Spices have been around for centuries and they’re definitely not going anywhere. Not only are they are a great low calorie way to flavor your food but they’re also packed full of different benefits.
- A spice is a dried seed, fruit, root, bark, or vegetative substance used in nutritionally insignificant quantities as a food additive for flavor, color, or as a preservative that kills harmful bacteria or prevents their growth.
- In the kitchen, spices are distinguished from herbs, which are leafy, green plant parts used for flavoring.
- Many spices are also used for other purposes, such as medicine, religious rituals, cosmetics, perfumery, or eating as vegetables.
- For example, turmeric is also used as a preservative; liquorice as a medicine; garlic as a vegetable.
Here we share some of the top spices we use.
In numerous studies, the active compound in cayenne, capsaicin, has been shown to reduce appetite. (1)
Capsaicin also has been shown to increase energy expenditure through the activation of brown adipose tissue in humans (aka boost fat burning capabilities) (2)
Studies suggest this fiery spice, which gets its flavor from capsaicin, may increase fat oxidation, allowing the body to better use fat as fuel.
The compound curcumin in turmeric is a powerful antioxidant that fights oxidative stress.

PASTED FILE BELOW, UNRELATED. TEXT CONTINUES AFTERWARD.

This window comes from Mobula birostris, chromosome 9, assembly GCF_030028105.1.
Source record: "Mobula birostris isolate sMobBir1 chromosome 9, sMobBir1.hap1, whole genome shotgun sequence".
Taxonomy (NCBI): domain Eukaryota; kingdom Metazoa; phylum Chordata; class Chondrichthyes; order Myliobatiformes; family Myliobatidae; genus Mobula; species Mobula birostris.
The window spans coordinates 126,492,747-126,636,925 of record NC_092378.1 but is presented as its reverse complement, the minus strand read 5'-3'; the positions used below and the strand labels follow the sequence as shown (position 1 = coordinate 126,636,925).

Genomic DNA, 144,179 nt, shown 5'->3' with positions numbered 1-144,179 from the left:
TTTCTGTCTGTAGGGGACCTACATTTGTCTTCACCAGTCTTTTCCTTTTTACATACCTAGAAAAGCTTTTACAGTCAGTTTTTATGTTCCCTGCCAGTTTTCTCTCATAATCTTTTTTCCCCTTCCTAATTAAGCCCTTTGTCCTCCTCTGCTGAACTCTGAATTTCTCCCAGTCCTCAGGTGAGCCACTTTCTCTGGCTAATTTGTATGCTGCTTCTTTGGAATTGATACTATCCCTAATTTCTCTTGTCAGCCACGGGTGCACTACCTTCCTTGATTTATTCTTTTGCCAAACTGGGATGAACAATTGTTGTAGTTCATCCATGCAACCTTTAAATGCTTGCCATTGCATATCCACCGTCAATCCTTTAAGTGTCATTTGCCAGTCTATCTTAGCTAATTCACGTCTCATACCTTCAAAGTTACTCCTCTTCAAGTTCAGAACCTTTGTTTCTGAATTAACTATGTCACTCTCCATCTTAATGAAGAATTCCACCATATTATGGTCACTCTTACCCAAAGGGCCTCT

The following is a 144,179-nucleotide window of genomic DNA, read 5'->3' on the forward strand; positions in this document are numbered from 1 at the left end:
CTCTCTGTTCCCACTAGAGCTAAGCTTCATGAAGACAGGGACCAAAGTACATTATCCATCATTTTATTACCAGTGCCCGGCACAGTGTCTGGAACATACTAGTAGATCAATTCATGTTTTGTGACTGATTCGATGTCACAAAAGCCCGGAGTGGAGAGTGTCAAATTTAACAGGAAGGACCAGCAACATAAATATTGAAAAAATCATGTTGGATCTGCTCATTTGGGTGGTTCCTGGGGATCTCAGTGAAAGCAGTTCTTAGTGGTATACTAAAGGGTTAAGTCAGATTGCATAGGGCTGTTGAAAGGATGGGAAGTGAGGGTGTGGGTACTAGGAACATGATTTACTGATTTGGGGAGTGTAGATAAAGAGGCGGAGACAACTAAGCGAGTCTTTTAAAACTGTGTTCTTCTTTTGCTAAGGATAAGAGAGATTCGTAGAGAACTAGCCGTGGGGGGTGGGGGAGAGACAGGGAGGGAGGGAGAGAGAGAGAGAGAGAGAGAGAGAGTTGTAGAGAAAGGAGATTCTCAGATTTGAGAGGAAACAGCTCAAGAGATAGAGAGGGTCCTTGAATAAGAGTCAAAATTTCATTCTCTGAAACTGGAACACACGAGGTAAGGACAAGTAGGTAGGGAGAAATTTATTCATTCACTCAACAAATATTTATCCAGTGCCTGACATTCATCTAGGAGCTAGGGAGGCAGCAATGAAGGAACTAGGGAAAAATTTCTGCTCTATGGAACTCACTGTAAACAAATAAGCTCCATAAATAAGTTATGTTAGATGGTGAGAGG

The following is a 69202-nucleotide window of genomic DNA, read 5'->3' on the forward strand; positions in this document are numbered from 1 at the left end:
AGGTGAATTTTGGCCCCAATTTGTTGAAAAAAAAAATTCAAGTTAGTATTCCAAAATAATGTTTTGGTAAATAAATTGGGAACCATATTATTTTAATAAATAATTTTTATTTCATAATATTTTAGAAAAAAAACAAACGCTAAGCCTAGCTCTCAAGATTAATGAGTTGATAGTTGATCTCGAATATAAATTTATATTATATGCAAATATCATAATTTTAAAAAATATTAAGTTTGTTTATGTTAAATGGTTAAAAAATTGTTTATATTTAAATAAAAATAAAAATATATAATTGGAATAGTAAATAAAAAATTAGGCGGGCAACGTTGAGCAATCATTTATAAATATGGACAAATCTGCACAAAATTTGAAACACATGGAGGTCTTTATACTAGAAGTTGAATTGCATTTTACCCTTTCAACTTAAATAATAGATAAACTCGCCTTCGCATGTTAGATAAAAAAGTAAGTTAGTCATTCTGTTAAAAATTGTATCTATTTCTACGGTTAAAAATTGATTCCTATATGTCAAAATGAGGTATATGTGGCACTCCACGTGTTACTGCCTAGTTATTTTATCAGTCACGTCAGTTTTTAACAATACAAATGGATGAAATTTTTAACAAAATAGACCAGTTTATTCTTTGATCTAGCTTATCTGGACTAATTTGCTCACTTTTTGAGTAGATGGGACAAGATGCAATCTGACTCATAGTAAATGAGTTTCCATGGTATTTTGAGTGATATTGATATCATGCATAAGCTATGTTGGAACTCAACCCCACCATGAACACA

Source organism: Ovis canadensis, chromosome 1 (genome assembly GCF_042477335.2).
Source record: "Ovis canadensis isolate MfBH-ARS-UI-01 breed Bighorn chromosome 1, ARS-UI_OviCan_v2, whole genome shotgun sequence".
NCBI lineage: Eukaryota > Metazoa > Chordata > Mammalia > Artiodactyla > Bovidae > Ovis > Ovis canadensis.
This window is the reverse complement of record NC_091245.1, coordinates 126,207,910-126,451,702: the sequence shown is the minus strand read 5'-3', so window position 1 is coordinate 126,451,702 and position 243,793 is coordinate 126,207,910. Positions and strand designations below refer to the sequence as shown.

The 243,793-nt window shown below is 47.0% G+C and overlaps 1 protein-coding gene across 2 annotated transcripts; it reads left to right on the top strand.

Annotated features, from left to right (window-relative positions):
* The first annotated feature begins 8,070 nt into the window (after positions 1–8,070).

Turmeric help relieve the pain, swelling, and redness that may come from inflammation-inducing conditions.
It’s also known to help treat digestive problems.
This spice is often used to color food as well as add a faint earthy flavor.
Initial studies show promising effects of curcumin on the prevention and therapy of cancer (3)
Black pepper Black pepper in particular boosts the absorption of the compound curcumin and in one study was shown to boost the bioavailability by up to 2,000% (4) Studies has also shown it to boost the absorption of beta-carotene.
Sea salt salt Is an essential mineral and too little or too much can prove to be problematic for overall health.
High quality pink Himalayan or sea salt also contains trace minerals and doesn’t have any additives like the standard table salts you normally find.
Ceylon Cinnamon can lower blood sugar by slowing down the breakdown of carbs and improving overall insulin sensitive (5).
Cinnamon also is a potent antioxidant that can help fight inflammation (6)
Cumin has been shown to increase the activity of digestive enzymes and increase the release of bile form your liver which helps to digests fat and certain nutrients.
1 tsp of cumin has 1.4mg of iron which is 17.5% of the RDI (7)